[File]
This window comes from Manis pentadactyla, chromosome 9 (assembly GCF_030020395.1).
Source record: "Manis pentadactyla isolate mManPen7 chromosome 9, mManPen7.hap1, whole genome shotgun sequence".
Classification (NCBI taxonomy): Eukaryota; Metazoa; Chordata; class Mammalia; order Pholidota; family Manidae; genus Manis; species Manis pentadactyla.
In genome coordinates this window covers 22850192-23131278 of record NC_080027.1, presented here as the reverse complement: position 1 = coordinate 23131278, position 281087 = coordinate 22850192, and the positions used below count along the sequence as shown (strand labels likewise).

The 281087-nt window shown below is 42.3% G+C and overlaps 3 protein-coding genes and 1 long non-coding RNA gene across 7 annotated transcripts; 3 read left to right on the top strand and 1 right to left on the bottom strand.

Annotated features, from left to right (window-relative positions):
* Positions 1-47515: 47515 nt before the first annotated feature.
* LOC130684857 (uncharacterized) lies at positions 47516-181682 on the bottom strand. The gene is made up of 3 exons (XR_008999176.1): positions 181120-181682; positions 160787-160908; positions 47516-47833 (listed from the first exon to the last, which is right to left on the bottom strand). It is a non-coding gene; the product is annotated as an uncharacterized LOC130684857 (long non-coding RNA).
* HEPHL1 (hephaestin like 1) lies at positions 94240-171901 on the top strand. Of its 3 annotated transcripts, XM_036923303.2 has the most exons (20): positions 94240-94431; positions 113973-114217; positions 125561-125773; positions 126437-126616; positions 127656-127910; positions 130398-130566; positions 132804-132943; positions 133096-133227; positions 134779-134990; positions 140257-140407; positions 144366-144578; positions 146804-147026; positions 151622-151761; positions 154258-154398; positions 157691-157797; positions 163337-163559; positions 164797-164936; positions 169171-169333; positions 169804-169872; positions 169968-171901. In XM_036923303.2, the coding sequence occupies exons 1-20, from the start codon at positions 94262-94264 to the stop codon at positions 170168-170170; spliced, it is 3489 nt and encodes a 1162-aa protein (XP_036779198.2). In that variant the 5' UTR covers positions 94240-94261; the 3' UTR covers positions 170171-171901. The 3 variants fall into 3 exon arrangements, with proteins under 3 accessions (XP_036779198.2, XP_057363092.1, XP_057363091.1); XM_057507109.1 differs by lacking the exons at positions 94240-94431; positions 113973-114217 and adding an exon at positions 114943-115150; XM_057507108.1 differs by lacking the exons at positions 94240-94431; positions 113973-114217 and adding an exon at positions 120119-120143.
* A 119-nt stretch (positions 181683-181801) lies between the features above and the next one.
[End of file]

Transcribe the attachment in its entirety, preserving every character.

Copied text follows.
This window comes from Manis pentadactyla, chromosome 9 (assembly GCF_030020395.1).
Source record: "Manis pentadactyla isolate mManPen7 chromosome 9, mManPen7.hap1, whole genome shotgun sequence".
Classification (NCBI taxonomy): Eukaryota; Metazoa; Chordata; class Mammalia; order Pholidota; family Manidae; genus Manis; species Manis pentadactyla.
In genome coordinates this window covers 22850192-23131278 of record NC_080027.1, presented here as the reverse complement: position 1 = coordinate 23131278, position 281087 = coordinate 22850192, and the positions used below count along the sequence as shown (strand labels likewise).

The 281087-nt window shown below is 42.3% G+C and overlaps 3 protein-coding genes and 1 long non-coding RNA gene across 7 annotated transcripts; 3 read left to right on the top strand and 1 right to left on the bottom strand.

Annotated features, from left to right (window-relative positions):
* Positions 1-47515: 47515 nt before the first annotated feature.
* LOC130684857 (uncharacterized) lies at positions 47516-181682 on the bottom strand. The gene is made up of 3 exons (XR_008999176.1): positions 181120-181682; positions 160787-160908; positions 47516-47833 (listed from the first exon to the last, which is right to left on the bottom strand). It is a non-coding gene; the product is annotated as an uncharacterized LOC130684857 (long non-coding RNA).
* HEPHL1 (hephaestin like 1) lies at positions 94240-171901 on the top strand. Of its 3 annotated transcripts, XM_036923303.2 has the most exons (20): positions 94240-94431; positions 113973-114217; positions 125561-125773; positions 126437-126616; positions 127656-127910; positions 130398-130566; positions 132804-132943; positions 133096-133227; positions 134779-134990; positions 140257-140407; positions 144366-144578; positions 146804-147026; positions 151622-151761; positions 154258-154398; positions 157691-157797; positions 163337-163559; positions 164797-164936; positions 169171-169333; positions 169804-169872; positions 169968-171901. In XM_036923303.2, the coding sequence occupies exons 1-20, from the start codon at positions 94262-94264 to the stop codon at positions 170168-170170; spliced, it is 3489 nt and encodes a 1162-aa protein (XP_036779198.2). In that variant the 5' UTR covers positions 94240-94261; the 3' UTR covers positions 170171-171901. The 3 variants fall into 3 exon arrangements, with proteins under 3 accessions (XP_036779198.2, XP_057363092.1, XP_057363091.1); XM_057507109.1 differs by lacking the exons at positions 94240-94431; positions 113973-114217 and adding an exon at positions 114943-115150; XM_057507108.1 differs by lacking the exons at positions 94240-94431; positions 113973-114217 and adding an exon at positions 120119-120143.
* A 119-nt stretch (positions 181683-181801) lies between the features above and the next one.